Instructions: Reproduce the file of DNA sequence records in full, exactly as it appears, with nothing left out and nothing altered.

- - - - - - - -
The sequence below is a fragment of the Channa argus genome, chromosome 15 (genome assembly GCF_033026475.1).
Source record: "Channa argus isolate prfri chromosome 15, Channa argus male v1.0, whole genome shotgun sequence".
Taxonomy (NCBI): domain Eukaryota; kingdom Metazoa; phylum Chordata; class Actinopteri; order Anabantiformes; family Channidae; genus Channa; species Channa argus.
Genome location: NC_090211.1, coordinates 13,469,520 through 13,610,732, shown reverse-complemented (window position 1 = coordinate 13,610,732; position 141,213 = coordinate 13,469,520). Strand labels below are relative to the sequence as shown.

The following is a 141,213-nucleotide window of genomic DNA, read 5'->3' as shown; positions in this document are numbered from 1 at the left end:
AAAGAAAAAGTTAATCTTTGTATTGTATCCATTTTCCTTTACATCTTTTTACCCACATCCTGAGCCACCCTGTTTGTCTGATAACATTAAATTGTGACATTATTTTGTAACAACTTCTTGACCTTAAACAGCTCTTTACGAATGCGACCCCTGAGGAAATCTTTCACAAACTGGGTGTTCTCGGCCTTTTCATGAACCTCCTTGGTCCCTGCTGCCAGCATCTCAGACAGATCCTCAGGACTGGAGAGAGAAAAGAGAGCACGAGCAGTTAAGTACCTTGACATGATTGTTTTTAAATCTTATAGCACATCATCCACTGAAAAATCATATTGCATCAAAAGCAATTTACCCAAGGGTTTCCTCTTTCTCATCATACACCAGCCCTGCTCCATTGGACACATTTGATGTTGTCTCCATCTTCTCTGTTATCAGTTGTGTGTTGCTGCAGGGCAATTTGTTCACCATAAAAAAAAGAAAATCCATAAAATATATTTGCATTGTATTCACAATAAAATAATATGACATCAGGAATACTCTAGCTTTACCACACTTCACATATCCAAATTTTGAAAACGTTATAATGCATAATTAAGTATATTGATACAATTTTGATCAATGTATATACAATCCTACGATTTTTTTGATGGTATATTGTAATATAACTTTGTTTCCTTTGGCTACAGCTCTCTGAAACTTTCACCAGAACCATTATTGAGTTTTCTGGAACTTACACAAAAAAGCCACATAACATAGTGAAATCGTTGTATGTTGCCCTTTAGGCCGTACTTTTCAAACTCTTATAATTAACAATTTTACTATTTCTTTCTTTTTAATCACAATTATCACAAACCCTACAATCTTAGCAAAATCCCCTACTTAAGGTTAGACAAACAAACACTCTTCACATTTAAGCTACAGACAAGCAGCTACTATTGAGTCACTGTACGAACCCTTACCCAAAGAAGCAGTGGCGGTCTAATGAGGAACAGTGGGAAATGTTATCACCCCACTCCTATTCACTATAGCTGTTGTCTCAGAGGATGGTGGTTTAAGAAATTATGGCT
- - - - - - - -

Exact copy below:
The sequence below is a fragment of the Channa argus genome, chromosome 15 (genome assembly GCF_033026475.1).
Source record: "Channa argus isolate prfri chromosome 15, Channa argus male v1.0, whole genome shotgun sequence".
Taxonomy (NCBI): domain Eukaryota; kingdom Metazoa; phylum Chordata; class Actinopteri; order Anabantiformes; family Channidae; genus Channa; species Channa argus.
Genome location: NC_090211.1, coordinates 13,469,520 through 13,610,732, shown reverse-complemented (window position 1 = coordinate 13,610,732; position 141,213 = coordinate 13,469,520). Strand labels below are relative to the sequence as shown.

The following is a 141,213-nucleotide window of genomic DNA, read 5'->3' as shown; positions in this document are numbered from 1 at the left end:
AAAGAAAAAGTTAATCTTTGTATTGTATCCATTTTCCTTTACATCTTTTTACCCACATCCTGAGCCACCCTGTTTGTCTGATAACATTAAATTGTGACATTATTTTGTAACAACTTCTTGACCTTAAACAGCTCTTTACGAATGCGACCCCTGAGGAAATCTTTCACAAACTGGGTGTTCTCGGCCTTTTCATGAACCTCCTTGGTCCCTGCTGCCAGCATCTCAGACAGATCCTCAGGACTGGAGAGAGAAAAGAGAGCACGAGCAGTTAAGTACCTTGACATGATTGTTTTTAAATCTTATAGCACATCATCCACTGAAAAATCATATTGCATCAAAAGCAATTTACCCAAGGGTTTCCTCTTTCTCATCATACACCAGCCCTGCTCCATTGGACACATTTGATGTTGTCTCCATCTTCTCTGTTATCAGTTGTGTGTTGCTGCAGGGCAATTTGTTCACCATAAAAAAAAGAAAATCCATAAAATATATTTGCATTGTATTCACAATAAAATAATATGACATCAGGAATACTCTAGCTTTACCACACTTCACATATCCAAATTTTGAAAACGTTATAATGCATAATTAAGTATATTGATACAATTTTGATCAATGTATATACAATCCTACGATTTTTTTGATGGTATATTGTAATATAACTTTGTTTCCTTTGGCTACAGCTCTCTGAAACTTTCACCAGAACCATTATTGAGTTTTCTGGAACTTACACAAAAAAGCCACATAACATAGTGAAATCGTTGTATGTTGCCCTTTAGGCCGTACTTTTCAAACTCTTATAATTAACAATTTTACTATTTCTTTCTTTTTAATCACAATTATCACAAACCCTACAATCTTAGCAAAATCCCCTACTTAAGGTTAGACAAACAAACACTCTTCACATTTAAGCTACAGACAAGCAGCTACTATTGAGTCACTGTACGAACCCTTACCCAAAGAAGCAGTGGCGGTCTAATGAGGAACAGTGGGAAATGTTATCACCCCACTCCTATTCACTATAGCTGTTGTCTCAGAGGATGGTGGTTTAAGAAATTATGGCT